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Flying telescope yields insights into birth of stars

From BBC - January 9, 2018

A Nasa telescope housed on a converted jumbo jet has yielded important insights into how stars are born from collapsing gas and dust.

Measurements by the Sofia observatory underline the importance of magnetic fields for star formation.

Astronomers used an instrument on Sofia to study one of the closest stellar nurseries to Earth - Rho Ophiuchi A.

They discussed details of the work at the 231st American Astronomical Society meeting.

"Understanding how stars and planets are formed is one of the greatest challenges of modern astronomy," said co-author Fabio Santos, from Northwestern University in Evanston, Illinois.

"We know that stars and planets are formed in giant clouds of molecular gas and dust that exist in the plane of the Milky Way galaxy."

The basic idea is that these clouds contract under their own gravity. Becoming ever more dense, they fragment into gaseous clumps and, from there, dense structures called "cores" are formed.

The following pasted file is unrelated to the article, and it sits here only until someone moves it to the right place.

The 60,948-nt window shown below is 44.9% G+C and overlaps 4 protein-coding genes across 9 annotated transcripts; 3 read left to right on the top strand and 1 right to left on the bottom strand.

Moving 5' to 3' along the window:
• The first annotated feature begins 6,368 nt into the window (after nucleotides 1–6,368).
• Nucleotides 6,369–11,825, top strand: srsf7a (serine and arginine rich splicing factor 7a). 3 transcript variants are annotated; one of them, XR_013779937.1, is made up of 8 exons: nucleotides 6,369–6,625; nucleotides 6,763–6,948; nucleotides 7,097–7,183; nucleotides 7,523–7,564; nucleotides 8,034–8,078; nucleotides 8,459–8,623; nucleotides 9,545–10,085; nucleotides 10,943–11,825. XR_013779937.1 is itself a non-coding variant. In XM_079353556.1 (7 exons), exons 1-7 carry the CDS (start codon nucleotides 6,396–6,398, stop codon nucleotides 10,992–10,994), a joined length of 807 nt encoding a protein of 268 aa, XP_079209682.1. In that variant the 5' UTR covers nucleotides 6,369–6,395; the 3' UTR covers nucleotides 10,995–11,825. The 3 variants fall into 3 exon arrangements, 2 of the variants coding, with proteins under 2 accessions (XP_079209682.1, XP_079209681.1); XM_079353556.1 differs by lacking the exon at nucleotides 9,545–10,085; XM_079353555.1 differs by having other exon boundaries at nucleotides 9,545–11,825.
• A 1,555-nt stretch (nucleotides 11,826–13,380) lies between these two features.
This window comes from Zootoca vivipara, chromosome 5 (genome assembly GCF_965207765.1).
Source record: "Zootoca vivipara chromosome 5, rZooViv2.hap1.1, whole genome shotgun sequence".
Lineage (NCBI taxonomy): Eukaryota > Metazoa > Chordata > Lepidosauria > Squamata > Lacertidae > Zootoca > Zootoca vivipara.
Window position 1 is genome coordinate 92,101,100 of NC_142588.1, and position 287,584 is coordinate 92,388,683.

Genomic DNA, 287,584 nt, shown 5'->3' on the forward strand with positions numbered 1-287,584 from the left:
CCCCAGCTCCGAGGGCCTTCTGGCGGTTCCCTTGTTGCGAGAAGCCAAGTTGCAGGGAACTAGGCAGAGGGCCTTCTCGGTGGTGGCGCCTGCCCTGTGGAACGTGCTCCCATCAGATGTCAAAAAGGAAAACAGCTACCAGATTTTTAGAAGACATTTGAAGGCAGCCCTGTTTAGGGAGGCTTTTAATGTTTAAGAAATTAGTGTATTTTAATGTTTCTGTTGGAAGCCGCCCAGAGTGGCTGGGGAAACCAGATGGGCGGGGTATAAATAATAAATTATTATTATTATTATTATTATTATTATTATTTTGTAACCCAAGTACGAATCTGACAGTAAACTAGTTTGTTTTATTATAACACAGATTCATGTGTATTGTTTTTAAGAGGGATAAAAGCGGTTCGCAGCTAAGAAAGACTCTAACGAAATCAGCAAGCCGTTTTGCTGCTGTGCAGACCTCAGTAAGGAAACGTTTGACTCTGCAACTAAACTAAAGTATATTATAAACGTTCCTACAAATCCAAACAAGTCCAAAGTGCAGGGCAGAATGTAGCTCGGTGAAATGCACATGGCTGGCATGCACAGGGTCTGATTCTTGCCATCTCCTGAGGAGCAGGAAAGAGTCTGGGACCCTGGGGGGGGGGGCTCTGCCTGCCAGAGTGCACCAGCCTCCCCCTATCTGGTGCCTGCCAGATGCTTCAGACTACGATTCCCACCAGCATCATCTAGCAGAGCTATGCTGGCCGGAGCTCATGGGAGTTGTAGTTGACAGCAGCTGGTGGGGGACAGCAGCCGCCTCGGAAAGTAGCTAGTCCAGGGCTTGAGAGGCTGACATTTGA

It is within these dense cores of dust and gas that infant stars are found.

But the devil is in the detail: "It's a very complicated process," said Dr Santos.

The astronomers trained Sofia's HAWC+ instrument on Rho Ophiuchi A, which is actively forming hundreds of young stars. Many of which will probably become stars like our Sun, complete with their own planetary systems.

HAWC+ is sensitive to emission in the far-infrared portion of the electromagnetic spectrum. Data from the instrument allowed researchers to show that dust grains in the cloud were aligned with magnetic fields.

Furthermore, they found that changes in the way dust aligned along field lines were closely related to differences in the density of the star-forming cloud. The measurement represents the first of its kind - and Sofia is uniquely equipped to perform such observations.

The result supports an existing theory called Radiative Alignment Torque (RAT).

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